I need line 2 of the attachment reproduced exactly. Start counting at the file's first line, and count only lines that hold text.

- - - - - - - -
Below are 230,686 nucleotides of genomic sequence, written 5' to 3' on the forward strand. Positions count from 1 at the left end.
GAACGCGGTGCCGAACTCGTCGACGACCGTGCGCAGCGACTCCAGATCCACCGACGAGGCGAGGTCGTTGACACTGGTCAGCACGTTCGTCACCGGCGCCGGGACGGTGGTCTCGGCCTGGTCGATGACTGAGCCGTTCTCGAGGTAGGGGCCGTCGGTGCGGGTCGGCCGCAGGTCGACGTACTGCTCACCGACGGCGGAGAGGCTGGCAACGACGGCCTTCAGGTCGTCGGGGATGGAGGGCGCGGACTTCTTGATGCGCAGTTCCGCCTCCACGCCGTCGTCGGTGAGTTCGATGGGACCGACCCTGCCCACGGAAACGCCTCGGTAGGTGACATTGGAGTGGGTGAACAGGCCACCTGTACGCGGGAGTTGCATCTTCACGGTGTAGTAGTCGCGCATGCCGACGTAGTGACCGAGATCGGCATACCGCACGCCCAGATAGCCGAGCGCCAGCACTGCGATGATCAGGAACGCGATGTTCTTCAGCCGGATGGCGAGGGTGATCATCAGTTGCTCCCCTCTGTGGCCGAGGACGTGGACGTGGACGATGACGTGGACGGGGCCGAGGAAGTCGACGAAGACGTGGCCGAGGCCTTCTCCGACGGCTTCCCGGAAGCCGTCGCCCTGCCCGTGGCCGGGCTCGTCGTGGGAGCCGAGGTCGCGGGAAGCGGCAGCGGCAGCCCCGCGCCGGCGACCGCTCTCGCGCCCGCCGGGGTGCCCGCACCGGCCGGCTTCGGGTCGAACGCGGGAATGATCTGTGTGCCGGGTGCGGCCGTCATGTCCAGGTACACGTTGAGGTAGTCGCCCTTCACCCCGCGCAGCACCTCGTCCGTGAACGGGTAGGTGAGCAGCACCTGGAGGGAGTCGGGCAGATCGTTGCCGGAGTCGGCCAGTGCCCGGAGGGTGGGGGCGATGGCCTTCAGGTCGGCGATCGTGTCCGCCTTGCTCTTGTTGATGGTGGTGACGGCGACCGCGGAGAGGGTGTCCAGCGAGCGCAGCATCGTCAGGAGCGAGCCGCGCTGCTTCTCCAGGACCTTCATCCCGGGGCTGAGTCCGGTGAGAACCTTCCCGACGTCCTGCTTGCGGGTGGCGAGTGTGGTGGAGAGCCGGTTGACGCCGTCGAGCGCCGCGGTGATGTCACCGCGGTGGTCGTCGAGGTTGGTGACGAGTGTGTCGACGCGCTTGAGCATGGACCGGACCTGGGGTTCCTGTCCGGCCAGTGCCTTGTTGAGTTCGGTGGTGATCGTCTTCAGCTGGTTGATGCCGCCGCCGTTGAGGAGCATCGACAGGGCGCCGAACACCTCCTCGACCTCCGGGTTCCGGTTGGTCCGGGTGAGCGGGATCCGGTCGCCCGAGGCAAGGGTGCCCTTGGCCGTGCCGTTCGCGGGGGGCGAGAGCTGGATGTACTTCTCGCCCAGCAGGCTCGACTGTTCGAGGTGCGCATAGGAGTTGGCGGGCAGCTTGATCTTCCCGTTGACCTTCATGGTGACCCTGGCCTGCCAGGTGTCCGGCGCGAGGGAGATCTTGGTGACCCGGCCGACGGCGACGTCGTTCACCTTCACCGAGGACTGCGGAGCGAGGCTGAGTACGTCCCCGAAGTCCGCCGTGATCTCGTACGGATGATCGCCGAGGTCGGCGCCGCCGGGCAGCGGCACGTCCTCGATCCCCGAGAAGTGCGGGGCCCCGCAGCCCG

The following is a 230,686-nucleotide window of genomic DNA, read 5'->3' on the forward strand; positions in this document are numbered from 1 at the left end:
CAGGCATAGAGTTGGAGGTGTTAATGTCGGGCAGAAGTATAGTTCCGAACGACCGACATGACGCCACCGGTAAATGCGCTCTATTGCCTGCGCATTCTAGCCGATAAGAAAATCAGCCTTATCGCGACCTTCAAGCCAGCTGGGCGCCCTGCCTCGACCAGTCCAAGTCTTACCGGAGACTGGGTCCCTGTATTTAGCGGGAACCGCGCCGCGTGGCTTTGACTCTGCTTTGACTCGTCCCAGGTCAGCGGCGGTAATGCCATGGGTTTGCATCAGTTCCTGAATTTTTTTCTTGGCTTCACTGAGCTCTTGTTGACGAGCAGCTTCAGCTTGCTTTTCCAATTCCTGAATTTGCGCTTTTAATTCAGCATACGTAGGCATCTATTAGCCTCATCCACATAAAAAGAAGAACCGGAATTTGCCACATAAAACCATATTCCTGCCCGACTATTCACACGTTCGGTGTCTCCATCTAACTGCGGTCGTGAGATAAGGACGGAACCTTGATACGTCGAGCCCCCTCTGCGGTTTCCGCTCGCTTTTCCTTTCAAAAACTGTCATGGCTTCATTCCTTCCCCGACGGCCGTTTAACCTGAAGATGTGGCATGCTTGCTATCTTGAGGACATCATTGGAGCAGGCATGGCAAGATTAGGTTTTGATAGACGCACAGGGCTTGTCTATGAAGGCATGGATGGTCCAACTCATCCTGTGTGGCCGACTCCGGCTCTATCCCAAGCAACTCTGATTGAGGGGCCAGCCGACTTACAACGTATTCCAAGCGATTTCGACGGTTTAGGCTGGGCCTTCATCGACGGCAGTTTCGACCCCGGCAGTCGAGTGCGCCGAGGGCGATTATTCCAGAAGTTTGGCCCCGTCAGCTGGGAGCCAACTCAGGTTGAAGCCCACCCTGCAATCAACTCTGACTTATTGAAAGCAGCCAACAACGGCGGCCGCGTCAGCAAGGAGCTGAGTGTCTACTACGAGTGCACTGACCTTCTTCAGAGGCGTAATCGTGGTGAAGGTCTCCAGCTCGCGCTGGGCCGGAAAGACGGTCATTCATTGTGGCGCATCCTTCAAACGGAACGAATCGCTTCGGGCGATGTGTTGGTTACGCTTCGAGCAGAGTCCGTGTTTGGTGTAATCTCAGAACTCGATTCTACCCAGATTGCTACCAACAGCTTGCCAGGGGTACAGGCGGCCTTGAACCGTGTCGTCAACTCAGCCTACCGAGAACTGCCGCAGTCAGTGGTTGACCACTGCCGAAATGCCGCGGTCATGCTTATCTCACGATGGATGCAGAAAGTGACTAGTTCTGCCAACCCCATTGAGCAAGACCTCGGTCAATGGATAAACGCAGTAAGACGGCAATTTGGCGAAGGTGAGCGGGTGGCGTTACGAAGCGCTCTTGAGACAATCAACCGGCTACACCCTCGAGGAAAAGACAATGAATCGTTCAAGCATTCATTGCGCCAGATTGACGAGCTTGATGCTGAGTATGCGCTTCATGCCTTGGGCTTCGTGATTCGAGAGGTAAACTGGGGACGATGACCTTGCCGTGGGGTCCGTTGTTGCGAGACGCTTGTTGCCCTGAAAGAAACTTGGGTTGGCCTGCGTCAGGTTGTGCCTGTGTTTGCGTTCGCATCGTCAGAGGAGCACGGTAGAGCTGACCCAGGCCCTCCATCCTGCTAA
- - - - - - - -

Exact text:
GAACGCGGTGCCGAACTCGTCGACGACCGTGCGCAGCGACTCCAGATCCACCGACGAGGCGAGGTCGTTGACACTGGTCAGCACGTTCGTCACCGGCGCCGGGACGGTGGTCTCGGCCTGGTCGATGACTGAGCCGTTCTCGAGGTAGGGGCCGTCGGTGCGGGTCGGCCGCAGGTCGACGTACTGCTCACCGACGGCGGAGAGGCTGGCAACGACGGCCTTCAGGTCGTCGGGGATGGAGGGCGCGGACTTCTTGATGCGCAGTTCCGCCTCCACGCCGTCGTCGGTGAGTTCGATGGGACCGACCCTGCCCACGGAAACGCCTCGGTAGGTGACATTGGAGTGGGTGAACAGGCCACCTGTACGCGGGAGTTGCATCTTCACGGTGTAGTAGTCGCGCATGCCGACGTAGTGACCGAGATCGGCATACCGCACGCCCAGATAGCCGAGCGCCAGCACTGCGATGATCAGGAACGCGATGTTCTTCAGCCGGATGGCGAGGGTGATCATCAGTTGCTCCCCTCTGTGGCCGAGGACGTGGACGTGGACGATGACGTGGACGGGGCCGAGGAAGTCGACGAAGACGTGGCCGAGGCCTTCTCCGACGGCTTCCCGGAAGCCGTCGCCCTGCCCGTGGCCGGGCTCGTCGTGGGAGCCGAGGTCGCGGGAAGCGGCAGCGGCAGCCCCGCGCCGGCGACCGCTCTCGCGCCCGCCGGGGTGCCCGCACCGGCCGGCTTCGGGTCGAACGCGGGAATGATCTGTGTGCCGGGTGCGGCCGTCATGTCCAGGTACACGTTGAGGTAGTCGCCCTTCACCCCGCGCAGCACCTCGTCCGTGAACGGGTAGGTGAGCAGCACCTGGAGGGAGTCGGGCAGATCGTTGCCGGAGTCGGCCAGTGCCCGGAGGGTGGGGGCGATGGCCTTCAGGTCGGCGATCGTGTCCGCCTTGCTCTTGTTGATGGTGGTGACGGCGACCGCGGAGAGGGTGTCCAGCGAGCGCAGCATCGTCAGGAGCGAGCCGCGCTGCTTCTCCAGGACCTTCATCCCGGGGCTGAGTCCGGTGAGAACCTTCCCGACGTCCTGCTTGCGGGTGGCGAGTGTGGTGGAGAGCCGGTTGACGCCGTCGAGCGCCGCGGTGATGTCACCGCGGTGGTCGTCGAGGTTGGTGACGAGTGTGTCGACGCGCTTGAGCATGGACCGGACCTGGGGTTCCTGTCCGGCCAGTGCCTTGTTGAGTTCGGTGGTGATCGTCTTCAGCTGGTTGATGCCGCCGCCGTTGAGGAGCATCGACAGGGCGCCGAACACCTCCTCGACCTCCGGGTTCCGGTTGGTCCGGGTGAGCGGGATCCGGTCGCCCGAGGCAAGGGTGCCCTTGGCCGTGCCGTTCGCGGGGGGCGAGAGCTGGATGTACTTCTCGCCCAGCAGGCTCGACTGTTCGAGGTGCGCATAGGAGTTGGCGGGCAGCTTGATCTTCCCGTTGACCTTCATGGTGACCCTGGCCTGCCAGGTGTCCGGCGCGAGGGAGATCTTGGTGACCCGGCCGACGGCGACGTCGTTCACCTTCACCGAGGACTGCGGAGCGAGGCTGAGTACGTCCCCGAAGTCCGCCGTGATCTCGTACGGATGATCGCCGAGGTCGGCGCCGCCGGGCAGCGGCACGTCCTCGATCCCCGAGAAGTGCGGGGCCCCGCAGCCCG